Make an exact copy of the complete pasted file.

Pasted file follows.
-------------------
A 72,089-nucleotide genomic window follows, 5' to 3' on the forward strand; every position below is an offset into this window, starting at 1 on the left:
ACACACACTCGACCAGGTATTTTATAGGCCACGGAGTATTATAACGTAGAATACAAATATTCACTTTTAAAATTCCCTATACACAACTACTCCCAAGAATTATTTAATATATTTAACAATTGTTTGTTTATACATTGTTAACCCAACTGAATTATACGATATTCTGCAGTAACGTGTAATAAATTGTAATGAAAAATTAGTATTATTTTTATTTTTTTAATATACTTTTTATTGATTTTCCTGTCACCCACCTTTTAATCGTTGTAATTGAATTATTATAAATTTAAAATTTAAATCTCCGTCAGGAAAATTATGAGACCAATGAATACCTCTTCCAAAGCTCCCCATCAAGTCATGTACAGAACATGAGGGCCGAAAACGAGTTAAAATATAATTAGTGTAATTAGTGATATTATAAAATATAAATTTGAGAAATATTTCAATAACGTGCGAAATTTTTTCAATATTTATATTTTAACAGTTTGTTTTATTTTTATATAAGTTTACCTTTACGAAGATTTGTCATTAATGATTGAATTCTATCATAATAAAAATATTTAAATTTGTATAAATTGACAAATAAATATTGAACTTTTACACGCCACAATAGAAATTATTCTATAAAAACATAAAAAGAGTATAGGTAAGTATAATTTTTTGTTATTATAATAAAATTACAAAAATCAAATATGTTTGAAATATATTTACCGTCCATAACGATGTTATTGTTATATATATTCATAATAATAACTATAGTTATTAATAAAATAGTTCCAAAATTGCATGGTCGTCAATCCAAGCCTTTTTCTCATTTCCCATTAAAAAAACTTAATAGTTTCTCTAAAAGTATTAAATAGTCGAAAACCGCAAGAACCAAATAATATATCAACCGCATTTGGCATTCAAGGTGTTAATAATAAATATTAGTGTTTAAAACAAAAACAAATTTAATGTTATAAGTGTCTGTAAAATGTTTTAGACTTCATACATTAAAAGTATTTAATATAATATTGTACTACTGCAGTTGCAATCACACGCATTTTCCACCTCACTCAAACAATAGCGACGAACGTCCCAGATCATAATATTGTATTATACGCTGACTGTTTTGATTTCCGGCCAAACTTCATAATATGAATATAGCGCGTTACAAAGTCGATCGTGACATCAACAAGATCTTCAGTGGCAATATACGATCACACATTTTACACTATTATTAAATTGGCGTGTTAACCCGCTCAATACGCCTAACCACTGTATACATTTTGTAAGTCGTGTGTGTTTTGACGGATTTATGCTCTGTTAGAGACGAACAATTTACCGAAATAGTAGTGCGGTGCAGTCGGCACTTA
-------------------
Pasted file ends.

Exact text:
A 72,089-nucleotide genomic window follows, 5' to 3' on the forward strand; every position below is an offset into this window, starting at 1 on the left:
ACACACACTCGACCAGGTATTTTATAGGCCACGGAGTATTATAACGTAGAATACAAATATTCACTTTTAAAATTCCCTATACACAACTACTCCCAAGAATTATTTAATATATTTAACAATTGTTTGTTTATACATTGTTAACCCAACTGAATTATACGATATTCTGCAGTAACGTGTAATAAATTGTAATGAAAAATTAGTATTATTTTTATTTTTTTAATATACTTTTTATTGATTTTCCTGTCACCCACCTTTTAATCGTTGTAATTGAATTATTATAAATTTAAAATTTAAATCTCCGTCAGGAAAATTATGAGACCAATGAATACCTCTTCCAAAGCTCCCCATCAAGTCATGTACAGAACATGAGGGCCGAAAACGAGTTAAAATATAATTAGTGTAATTAGTGATATTATAAAATATAAATTTGAGAAATATTTCAATAACGTGCGAAATTTTTTCAATATTTATATTTTAACAGTTTGTTTTATTTTTATATAAGTTTACCTTTACGAAGATTTGTCATTAATGATTGAATTCTATCATAATAAAAATATTTAAATTTGTATAAATTGACAAATAAATATTGAACTTTTACACGCCACAATAGAAATTATTCTATAAAAACATAAAAAGAGTATAGGTAAGTATAATTTTTTGTTATTATAATAAAATTACAAAAATCAAATATGTTTGAAATATATTTACCGTCCATAACGATGTTATTGTTATATATATTCATAATAATAACTATAGTTATTAATAAAATAGTTCCAAAATTGCATGGTCGTCAATCCAAGCCTTTTTCTCATTTCCCATTAAAAAAACTTAATAGTTTCTCTAAAAGTATTAAATAGTCGAAAACCGCAAGAACCAAATAATATATCAACCGCATTTGGCATTCAAGGTGTTAATAATAAATATTAGTGTTTAAAACAAAAACAAATTTAATGTTATAAGTGTCTGTAAAATGTTTTAGACTTCATACATTAAAAGTATTTAATATAATATTGTACTACTGCAGTTGCAATCACACGCATTTTCCACCTCACTCAAACAATAGCGACGAACGTCCCAGATCATAATATTGTATTATACGCTGACTGTTTTGATTTCCGGCCAAACTTCATAATATGAATATAGCGCGTTACAAAGTCGATCGTGACATCAACAAGATCTTCAGTGGCAATATACGATCACACATTTTACACTATTATTAAATTGGCGTGTTAACCCGCTCAATACGCCTAACCACTGTATACATTTTGTAAGTCGTGTGTGTTTTGACGGATTTATGCTCTGTTAGAGACGAACAATTTACCGAAATAGTAGTGCGGTGCAGTCGGCACTTA